41,469 reputation
356134
bio website inspirehep.net/…
location Duchy of Grand Fenwick
age 44
visits member for 4 years, 8 months
seen 1 hour ago

Experimental nuclear and particle physicist. These days I'm teaching, but I've spent a lot of time on nucleon structure in fixed target electron scattering and neutrino oscillations using reactors and beam sources.

Been reading Zemansky & Dittman's book on thermodynamics recently. Quote: ``The concept of temperature is rich in interpretations and levels of abstraction.'' Nice.


Jul
28
comment Does an ice cube change its core temperature as it melts?
@Frisbee Certainly not the question from the text, but in general the things we tell introductory students can leave them with an incorrect impression about the question in the title.
Jul
28
comment Does an ice cube change its core temperature as it melts?
Concerning the units, see meta.physics.stackexchange.com/questions/15/…. This site is run by people in the US and hosted in the US, but I doubt very strongly that the Stack Exchange team would want to have the network considered as being US centric. It's a big internet out there.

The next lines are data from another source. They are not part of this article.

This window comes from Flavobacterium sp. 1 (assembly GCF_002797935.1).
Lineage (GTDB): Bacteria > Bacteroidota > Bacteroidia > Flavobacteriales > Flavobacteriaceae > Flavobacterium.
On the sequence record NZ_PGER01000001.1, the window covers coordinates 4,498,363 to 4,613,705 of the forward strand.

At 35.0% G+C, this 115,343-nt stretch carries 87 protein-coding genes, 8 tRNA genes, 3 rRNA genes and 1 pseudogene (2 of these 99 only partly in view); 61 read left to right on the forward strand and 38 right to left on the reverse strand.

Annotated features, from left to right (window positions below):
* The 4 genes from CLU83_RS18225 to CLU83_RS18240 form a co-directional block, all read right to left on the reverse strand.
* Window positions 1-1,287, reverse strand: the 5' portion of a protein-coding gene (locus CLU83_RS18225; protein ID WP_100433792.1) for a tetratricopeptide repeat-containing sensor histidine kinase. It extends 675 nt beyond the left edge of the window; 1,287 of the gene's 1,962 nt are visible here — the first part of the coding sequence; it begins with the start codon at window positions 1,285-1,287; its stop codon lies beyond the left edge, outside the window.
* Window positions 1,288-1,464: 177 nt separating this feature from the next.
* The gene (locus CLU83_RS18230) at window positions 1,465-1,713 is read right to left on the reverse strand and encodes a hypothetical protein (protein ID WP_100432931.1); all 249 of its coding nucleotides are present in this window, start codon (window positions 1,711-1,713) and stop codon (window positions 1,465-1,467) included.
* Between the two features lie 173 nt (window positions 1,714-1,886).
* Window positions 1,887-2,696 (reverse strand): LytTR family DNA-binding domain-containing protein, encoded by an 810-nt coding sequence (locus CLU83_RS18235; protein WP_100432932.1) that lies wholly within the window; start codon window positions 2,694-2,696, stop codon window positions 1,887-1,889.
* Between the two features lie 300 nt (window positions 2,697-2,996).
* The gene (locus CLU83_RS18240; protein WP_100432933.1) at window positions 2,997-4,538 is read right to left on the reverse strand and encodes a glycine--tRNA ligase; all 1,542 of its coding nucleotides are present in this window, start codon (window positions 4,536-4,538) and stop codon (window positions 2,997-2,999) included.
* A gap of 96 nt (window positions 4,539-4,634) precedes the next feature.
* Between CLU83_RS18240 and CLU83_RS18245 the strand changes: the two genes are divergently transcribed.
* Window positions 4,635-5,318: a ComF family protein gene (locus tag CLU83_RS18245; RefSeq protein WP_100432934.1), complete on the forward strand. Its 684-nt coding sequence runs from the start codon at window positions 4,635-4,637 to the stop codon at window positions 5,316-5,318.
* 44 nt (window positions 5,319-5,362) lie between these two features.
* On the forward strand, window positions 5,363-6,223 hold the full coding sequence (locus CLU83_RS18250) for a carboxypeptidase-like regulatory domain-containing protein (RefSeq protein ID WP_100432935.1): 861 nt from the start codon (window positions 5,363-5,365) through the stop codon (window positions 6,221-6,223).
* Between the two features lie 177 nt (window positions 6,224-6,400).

Jul
27
comment Does an ice cube change its core temperature as it melts?
To answer this question exactly, one needs to know how quickly heat is being transferred to the subject. The rules that are generally taught in an introductory course contains the (sometimes hidden) assumption that the heat transfers slowly compared to the time needed for conduction throughout the system.
Jul
27
comment Is momentum an invariant?
This is in no way related to the meaning of the word "invariant" used by relativists.
Jul
27
comment Speed of the train is faster than a car, why?
Er ... one is going faster than the other? Beyond that it is engineering and policy and human performance limits and costs issues, none of which are physics.
Jul
27
comment Is momentum an invariant?
If the nature of the quantity is not clear in you personal, look-how-much-of-a-purist-I-am-I-write-move-complicated-notation-than-you-do way of writing things, then perhaps you should reconsider. Seriously, with as much effort as you put into writing things you have managed to obscure whether you mean the 3-vector, the 4-vector, the magnitude of the 3-vector or the magnitude of the 4-vector. Only one of which invariant, and that is properly called the mass.
Jul
27
comment What do light wave oscillations look like?
physics.stackexchange.com/questions/160042/… physics.stackexchange.com/questions/192365/…? physics.stackexchange.com/questions/163298/…? and I know there were more.
Jul
27
comment Optics phenomenon with my glasses?
Another search term of interest is "chromatic aberration".
Jul
27
comment Inelastic cross section derivation
"The author simply assumes $\vec{p}_1=−\vec{p}_2$ for the momentum of the particles after collision" This still for a two-particle final state and evaluated in the intial-state CoM frame? If so, think a little on the matter. It should be pretty clear, why.
Jul
27